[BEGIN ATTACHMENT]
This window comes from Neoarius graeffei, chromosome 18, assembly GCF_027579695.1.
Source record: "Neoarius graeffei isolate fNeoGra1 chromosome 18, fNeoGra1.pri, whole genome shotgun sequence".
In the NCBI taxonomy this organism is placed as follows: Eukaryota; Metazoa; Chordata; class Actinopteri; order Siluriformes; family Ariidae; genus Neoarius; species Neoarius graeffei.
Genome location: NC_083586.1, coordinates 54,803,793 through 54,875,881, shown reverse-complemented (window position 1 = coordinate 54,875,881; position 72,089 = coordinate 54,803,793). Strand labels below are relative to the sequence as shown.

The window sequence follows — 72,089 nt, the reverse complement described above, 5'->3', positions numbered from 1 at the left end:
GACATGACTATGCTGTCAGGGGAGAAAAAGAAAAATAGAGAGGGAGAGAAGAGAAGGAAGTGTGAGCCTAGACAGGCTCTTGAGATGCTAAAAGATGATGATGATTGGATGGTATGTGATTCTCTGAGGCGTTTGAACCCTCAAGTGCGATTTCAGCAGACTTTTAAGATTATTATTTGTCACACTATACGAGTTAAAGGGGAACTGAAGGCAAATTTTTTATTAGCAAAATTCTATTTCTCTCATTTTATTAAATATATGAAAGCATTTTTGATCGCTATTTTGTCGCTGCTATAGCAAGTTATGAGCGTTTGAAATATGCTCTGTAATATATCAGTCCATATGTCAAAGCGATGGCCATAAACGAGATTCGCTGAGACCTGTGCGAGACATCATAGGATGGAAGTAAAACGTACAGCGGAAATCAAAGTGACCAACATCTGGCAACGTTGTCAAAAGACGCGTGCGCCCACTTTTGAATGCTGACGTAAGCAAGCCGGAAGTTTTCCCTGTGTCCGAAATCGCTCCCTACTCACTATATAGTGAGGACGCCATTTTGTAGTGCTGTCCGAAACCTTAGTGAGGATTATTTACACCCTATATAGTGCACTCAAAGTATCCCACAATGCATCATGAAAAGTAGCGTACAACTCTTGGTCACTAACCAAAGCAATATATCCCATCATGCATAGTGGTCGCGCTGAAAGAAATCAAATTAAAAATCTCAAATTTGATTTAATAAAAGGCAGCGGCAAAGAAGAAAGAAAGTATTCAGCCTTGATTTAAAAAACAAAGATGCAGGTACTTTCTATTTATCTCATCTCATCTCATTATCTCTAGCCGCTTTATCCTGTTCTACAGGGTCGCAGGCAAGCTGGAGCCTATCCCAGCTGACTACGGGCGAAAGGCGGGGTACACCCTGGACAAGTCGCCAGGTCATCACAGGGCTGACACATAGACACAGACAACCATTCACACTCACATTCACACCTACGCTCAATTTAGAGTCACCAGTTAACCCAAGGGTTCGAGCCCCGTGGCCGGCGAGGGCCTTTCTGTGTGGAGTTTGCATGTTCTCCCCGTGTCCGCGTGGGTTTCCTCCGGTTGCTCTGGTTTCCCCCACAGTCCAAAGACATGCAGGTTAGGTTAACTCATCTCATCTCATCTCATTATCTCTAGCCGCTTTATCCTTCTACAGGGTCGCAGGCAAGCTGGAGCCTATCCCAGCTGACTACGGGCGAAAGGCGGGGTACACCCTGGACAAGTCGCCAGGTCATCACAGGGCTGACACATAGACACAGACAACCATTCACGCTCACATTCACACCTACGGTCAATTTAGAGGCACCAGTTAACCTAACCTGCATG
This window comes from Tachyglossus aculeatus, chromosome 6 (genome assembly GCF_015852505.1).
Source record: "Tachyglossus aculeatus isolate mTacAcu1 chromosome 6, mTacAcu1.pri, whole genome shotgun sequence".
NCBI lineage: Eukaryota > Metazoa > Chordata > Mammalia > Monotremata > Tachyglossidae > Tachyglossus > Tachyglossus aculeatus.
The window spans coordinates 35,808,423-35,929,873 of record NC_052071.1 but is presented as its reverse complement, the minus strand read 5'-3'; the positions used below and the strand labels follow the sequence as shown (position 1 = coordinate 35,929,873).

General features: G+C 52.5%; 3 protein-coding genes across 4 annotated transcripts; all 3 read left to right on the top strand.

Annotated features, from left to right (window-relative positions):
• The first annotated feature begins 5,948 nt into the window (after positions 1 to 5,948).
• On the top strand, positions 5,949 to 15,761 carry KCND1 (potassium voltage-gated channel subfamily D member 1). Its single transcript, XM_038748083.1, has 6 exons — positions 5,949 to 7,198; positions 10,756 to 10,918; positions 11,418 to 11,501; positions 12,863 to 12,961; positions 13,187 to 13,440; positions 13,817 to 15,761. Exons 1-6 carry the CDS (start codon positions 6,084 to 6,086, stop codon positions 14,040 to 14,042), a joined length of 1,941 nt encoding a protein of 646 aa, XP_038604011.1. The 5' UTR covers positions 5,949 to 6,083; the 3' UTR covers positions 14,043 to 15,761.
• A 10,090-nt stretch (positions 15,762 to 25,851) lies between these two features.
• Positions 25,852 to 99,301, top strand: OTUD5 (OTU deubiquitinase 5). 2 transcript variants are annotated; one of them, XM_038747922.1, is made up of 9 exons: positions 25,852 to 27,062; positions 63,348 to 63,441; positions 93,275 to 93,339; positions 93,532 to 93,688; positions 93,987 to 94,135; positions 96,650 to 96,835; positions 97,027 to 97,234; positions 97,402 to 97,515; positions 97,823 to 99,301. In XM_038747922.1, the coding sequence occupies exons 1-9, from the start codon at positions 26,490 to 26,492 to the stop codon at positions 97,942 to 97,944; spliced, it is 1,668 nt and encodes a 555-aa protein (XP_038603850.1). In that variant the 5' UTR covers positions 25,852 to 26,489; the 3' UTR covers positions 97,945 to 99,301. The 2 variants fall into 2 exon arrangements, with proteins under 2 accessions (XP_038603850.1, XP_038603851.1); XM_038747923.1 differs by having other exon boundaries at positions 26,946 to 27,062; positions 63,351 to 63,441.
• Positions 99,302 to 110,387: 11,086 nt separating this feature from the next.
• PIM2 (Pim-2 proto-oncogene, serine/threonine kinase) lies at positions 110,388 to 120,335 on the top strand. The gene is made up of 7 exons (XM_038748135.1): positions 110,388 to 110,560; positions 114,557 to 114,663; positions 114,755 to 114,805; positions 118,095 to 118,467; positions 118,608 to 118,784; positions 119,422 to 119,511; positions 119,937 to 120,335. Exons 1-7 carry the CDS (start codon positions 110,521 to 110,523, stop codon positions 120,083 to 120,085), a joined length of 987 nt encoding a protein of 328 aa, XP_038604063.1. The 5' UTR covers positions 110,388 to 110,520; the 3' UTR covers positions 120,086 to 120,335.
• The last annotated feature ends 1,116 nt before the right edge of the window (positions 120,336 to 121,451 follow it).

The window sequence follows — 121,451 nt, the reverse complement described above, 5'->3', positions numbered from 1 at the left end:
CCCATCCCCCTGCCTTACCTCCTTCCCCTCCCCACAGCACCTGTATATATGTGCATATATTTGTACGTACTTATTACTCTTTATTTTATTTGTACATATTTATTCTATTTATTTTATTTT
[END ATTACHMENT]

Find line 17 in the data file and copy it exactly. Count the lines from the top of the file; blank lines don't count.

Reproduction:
• Positions 99,302 to 110,387: 11,086 nt separating this feature from the next.